Opinion: Sheriff says jail more than meets health standards
To the Editor:
In light of the recent Dartmouth Week article alleging medical negligence at the Bristol County House of Corrections, I thought it was a good time to remind the public that not only is the Dartmouth correctional complex nationally accredited by the American Corrections Association (with back-to-back perfect 100% scores on the grueling audits), but our health care operation is nationally accredited by the National Commission on Corrections Health Care.
Those are national honors we earned by passing inspections and audits performed by experts in their respective fields. For example, the ACA inspections are carried out by security and corrections administration professionals, while the NCCHC audits are done by health care professionals with corrections backgrounds and experience.
My point is if you read the constant letters to the editor written by the same political activist talking about how bad the Sheriff's Office is, or read articles based on completely false allegations from inmates who are not exactly thrilled about being behind bars (and likely hoping for a Covid release from jail), you'd get a false sense of what goes at our facilities day in and day out.
So the next time you see the same letter to the editor written by the same political activist group, or read false allegations from cranky inmates in the newspaper, just remember that the Bristol County Sheriff's Office holds national honors from corrections and health care professionals, and the hundreds of dedicated staff members here are working - literally - around the clock to make Bristol County a safer place to live, work and raise families.
We have hundreds of corrections officers and security professionals who risk their lives every single day to keep the public safe. Every day on every shift, they manage inmates in gangs and inmates with violent criminal histories. They are held to the highest industry standards of care, custody and control, and they do an amazing job.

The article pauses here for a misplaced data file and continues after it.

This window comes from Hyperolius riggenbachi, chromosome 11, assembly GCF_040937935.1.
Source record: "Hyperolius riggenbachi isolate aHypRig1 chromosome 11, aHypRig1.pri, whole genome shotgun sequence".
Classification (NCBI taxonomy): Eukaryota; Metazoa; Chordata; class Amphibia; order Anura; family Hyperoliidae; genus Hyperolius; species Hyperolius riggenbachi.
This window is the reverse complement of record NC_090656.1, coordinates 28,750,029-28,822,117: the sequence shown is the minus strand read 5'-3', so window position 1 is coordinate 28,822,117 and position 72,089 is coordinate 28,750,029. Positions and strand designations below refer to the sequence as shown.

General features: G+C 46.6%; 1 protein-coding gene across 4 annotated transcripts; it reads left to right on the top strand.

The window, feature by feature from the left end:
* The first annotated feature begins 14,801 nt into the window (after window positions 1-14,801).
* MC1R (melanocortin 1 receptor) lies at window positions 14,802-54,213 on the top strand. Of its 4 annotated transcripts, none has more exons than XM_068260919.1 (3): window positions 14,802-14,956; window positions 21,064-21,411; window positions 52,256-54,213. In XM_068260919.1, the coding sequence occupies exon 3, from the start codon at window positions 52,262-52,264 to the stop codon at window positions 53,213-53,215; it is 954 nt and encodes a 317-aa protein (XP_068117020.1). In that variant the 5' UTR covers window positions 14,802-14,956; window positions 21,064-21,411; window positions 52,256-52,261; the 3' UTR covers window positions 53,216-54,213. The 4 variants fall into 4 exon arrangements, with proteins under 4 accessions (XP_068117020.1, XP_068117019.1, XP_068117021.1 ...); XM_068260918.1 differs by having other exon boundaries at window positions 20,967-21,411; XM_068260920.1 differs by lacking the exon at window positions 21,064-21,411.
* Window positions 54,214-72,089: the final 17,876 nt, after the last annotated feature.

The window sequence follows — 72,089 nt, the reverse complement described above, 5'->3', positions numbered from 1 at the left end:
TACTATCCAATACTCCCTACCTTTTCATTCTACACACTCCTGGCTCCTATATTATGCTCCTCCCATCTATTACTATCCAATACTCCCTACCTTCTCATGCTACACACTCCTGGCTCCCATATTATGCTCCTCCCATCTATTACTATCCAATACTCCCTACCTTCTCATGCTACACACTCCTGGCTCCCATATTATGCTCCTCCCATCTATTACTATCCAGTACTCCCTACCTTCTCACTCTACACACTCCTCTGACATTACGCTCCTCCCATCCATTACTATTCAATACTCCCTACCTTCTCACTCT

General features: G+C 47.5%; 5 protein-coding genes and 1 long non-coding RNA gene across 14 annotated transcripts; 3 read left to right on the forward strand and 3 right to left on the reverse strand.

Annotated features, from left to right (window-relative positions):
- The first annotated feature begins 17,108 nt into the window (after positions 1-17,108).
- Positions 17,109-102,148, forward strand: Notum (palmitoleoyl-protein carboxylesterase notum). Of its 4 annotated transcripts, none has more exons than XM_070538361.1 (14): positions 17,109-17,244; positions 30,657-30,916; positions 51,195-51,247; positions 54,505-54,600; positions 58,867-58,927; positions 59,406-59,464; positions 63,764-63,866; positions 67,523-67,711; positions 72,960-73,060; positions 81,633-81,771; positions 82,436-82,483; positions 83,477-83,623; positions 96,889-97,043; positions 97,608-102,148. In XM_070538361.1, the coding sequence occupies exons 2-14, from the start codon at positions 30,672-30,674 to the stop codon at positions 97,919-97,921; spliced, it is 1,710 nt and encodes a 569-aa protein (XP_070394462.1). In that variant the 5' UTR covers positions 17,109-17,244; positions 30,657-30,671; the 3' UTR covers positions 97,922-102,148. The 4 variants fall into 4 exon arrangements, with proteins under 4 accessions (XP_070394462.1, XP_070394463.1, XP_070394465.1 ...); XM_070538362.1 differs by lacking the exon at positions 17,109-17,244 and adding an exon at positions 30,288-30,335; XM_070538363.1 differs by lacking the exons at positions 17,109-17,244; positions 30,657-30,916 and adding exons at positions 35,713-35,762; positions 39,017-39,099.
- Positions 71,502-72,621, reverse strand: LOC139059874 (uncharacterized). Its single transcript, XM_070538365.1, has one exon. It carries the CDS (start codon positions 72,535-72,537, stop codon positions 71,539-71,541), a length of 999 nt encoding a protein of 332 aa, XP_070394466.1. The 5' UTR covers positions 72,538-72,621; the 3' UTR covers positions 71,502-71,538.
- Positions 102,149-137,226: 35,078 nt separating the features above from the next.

Our halls are filled with doctors, nurses, clinicians and other mental and physical health care professionals. Social service professionals and case workers are meeting with inmates. Our reentry teams are preparing inmates for release, connecting them with community resources to help transition back home. Our teachers in the education department are helping inmates get a high school diploma, college credits, or offering vocational and other career training classes that can lead to employment upon release. Grant professionals are writing away to secure funding for innovative new programs. Substance abuse counselors are holding meetings and connecting with inmates on a deep level. Our public programs staff is out in the community offering public safety programs for senior citizens and school students. The BCSO K9 unit is working collaboratively with police departments from New Bedford, Fall River, Fairhaven and Somerset, as well as other Sheriff's Offices and the Mass. State Police. Our dogs can detect drugs, guns, weapons, explosives, missing persons and suspects, and are available to every community in Bristol County 24 hours a day.
We have a training department, the best facilities team in the state, human resources, payroll, legal, communications/dispatch, special investigators, internal affairs, youth outreach, finance, information technology, purchasing, policy, fire safety, fleet management and more, and we are the only Sheriff's Office in the state with a management accountability program that monitors and tracks hundreds of operational indicators every day on every shift to ensure efficiencies.
It's a lot of moving parts all working toward the same goal: Keep the citizens of Bristol County as safe as possible. And this award-winning staff, this team of corrections professionals whose work has been recognized and honored from industry experts, amazes me and makes me proud every single day.
Thomas M. Hodgson,
Sheriff of Bristol County